*Make sure to contact Museo ning Angeles before your group visit to arrange a cooking demo of Pampanga’s exotic dishes.
Okay, so why I’ve put Museo ning Angeles as Penfires’ recommended last stop for your Angeles City Heritage Walking Tour itinerary? It’s because I feel the best way to end a day of meanigful historical and cultural immersion and learning is by partaking local favorites.
The Museum has a cafe at the ground floor, please, please order a cup of steaming hot tsokolate aguada. It’s not your ordinary hot chocolate, it’s a class of its own. You’ve just got to try it. Yes, I’ll repeat it, again – don’t miss Cafe Museo’s tsokolate aguada. The recipe is the same recipe that made ex-President Manuel Quezon exclaimed that it’s the best tasting tsokolate he’s ever tasted. It’s history on a cup and it taste like chocolate heaven. Taste it, drink it, savor it!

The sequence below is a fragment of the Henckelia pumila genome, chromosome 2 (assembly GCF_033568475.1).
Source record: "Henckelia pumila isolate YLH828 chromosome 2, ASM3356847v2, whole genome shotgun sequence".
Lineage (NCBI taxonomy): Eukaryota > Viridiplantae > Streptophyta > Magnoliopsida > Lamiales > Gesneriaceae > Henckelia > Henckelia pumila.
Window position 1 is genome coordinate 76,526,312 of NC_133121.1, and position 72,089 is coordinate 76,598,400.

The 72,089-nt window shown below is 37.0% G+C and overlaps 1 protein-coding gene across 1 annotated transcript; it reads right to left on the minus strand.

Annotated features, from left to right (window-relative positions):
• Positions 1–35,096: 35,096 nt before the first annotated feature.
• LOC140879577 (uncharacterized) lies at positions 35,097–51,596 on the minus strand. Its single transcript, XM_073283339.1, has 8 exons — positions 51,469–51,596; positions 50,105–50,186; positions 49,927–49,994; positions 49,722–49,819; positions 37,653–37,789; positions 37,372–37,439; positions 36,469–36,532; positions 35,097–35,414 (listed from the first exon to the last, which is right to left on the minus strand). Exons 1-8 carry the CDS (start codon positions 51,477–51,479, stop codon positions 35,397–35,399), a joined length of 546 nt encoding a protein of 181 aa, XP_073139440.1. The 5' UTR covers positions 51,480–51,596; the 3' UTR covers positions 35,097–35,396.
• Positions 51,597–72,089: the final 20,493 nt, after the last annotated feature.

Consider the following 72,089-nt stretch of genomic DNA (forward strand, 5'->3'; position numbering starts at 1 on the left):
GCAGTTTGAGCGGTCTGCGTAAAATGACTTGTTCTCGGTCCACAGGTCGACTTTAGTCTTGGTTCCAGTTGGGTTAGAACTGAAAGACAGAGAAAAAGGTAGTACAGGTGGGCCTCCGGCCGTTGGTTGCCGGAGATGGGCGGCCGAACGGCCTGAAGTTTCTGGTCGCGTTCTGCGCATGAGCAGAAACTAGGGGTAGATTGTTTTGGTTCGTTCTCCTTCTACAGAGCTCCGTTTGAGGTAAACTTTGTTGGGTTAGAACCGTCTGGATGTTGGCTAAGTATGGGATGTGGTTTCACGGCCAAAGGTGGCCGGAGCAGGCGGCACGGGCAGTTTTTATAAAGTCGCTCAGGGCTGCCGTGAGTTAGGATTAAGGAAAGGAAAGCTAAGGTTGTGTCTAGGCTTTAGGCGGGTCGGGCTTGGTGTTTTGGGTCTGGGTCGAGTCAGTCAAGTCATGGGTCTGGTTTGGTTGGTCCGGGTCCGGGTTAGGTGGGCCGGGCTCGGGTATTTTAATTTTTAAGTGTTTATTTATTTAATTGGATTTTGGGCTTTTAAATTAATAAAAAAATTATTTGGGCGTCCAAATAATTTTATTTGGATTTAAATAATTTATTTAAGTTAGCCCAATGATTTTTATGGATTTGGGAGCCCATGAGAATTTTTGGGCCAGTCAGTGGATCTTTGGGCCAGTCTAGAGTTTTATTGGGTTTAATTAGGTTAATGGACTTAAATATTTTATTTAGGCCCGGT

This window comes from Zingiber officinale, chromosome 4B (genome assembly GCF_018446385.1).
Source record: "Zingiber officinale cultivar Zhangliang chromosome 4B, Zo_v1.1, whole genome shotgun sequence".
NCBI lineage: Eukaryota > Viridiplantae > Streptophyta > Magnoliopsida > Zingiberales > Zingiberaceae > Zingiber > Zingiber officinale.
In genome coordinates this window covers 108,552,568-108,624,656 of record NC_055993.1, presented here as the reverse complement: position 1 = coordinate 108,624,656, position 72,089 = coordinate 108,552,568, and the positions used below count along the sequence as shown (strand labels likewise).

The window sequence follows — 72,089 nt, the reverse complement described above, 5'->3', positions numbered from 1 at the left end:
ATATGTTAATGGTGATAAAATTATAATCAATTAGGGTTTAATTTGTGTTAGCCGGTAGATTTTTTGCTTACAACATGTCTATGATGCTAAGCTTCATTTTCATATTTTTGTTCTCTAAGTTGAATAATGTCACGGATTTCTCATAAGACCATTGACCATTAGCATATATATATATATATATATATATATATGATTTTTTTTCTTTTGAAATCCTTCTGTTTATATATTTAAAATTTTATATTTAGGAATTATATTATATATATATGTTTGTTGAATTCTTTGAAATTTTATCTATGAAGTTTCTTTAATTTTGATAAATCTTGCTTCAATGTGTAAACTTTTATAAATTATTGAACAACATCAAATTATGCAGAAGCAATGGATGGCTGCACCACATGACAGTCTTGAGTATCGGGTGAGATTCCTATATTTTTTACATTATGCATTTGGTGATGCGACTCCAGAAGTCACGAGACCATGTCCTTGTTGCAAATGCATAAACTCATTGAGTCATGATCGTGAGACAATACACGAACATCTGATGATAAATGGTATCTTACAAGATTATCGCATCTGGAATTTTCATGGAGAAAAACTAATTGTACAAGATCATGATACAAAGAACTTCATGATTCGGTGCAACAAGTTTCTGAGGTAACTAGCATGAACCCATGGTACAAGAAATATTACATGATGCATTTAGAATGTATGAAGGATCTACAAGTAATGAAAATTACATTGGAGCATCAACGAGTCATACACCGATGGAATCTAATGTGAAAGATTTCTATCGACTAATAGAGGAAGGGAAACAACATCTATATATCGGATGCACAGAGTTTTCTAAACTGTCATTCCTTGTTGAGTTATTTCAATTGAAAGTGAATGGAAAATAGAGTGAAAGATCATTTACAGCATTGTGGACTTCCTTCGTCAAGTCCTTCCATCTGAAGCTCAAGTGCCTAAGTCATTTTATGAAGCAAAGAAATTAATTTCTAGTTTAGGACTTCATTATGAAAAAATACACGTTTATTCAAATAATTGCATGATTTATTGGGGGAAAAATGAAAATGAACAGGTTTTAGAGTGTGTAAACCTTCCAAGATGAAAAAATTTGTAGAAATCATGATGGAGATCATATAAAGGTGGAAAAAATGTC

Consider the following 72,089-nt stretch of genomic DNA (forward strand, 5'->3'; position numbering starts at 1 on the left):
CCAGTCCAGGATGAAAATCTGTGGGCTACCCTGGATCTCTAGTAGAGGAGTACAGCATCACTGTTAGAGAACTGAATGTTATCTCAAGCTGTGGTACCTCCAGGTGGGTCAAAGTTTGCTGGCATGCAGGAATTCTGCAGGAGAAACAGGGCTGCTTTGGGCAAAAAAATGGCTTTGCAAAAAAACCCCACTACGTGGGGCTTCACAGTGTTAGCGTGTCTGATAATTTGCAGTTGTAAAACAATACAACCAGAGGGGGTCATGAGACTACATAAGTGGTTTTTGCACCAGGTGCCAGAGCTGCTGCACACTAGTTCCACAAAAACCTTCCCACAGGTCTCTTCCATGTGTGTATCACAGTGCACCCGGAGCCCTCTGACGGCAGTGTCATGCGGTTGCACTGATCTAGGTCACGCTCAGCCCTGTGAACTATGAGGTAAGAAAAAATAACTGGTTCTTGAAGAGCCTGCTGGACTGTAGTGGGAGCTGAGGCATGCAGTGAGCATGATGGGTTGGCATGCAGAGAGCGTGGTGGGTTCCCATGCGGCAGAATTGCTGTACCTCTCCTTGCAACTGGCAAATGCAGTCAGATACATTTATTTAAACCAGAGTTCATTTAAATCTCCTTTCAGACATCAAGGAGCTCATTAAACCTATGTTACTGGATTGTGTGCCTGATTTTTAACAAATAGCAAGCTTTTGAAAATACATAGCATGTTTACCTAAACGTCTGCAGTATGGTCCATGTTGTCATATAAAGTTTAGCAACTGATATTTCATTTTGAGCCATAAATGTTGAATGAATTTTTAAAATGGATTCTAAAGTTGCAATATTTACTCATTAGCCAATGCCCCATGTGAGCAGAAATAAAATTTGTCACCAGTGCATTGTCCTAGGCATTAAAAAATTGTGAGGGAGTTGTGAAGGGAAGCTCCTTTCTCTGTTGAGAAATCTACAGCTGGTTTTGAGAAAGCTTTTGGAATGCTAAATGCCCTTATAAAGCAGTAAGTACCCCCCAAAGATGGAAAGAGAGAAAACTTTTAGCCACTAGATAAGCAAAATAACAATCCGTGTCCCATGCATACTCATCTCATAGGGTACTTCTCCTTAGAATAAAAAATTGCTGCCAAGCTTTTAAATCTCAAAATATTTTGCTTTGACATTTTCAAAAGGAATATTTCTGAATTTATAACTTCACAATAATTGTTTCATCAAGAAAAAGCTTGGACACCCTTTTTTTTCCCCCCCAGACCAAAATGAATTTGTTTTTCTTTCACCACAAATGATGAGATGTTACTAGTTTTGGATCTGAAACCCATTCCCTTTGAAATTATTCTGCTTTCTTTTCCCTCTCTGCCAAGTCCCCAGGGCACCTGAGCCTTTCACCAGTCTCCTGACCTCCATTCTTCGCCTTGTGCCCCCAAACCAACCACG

Kapampangan food experience – tsokolate aguada with putu babi
For details on opening/closing, entrance fee, schedule etc please read more here: Museo Ning Angeles and The Culinarium plus what is ‘tsokalete aguada’.
Additional site: Bale Balayan Museum of the Poor
There is this special place in Angeles for troubled kids and kids from disadvantage families. It lies far from the poblacion center so I can’t possibly suggest you add this as part of the walking heritage tour. But if you have the time, hop on your vehicle or ride a tricycle and visit the Bale Balayan Museum of the Poor. Under the tutelage of Bale Balayan’s director/curator/artist Peter De Vera, these kids learn not only lifelong good values, but they are also able to honed their musical talent by mastering indigenous musical instruments. I hope you’ll have a chance of seeing them perform when you visit the museum.
I’ll be writing more about Bale Balayan Museum of the Poor on a separate post, and you can find it on this link once it’s published.
The Angeles City Walking Tour Experience
You can’t have a total tourist experience if all you do is explore Angeles City’s gastronomic belt and entertainment center. Though I really recommend you do both too. But if it’s your first time in the city, go on a walking tour at the old town center. The Angelenos have preserved their heritage and culture well, and the places mentioned above are walking distance to each other.
Get going! Visit Angeles!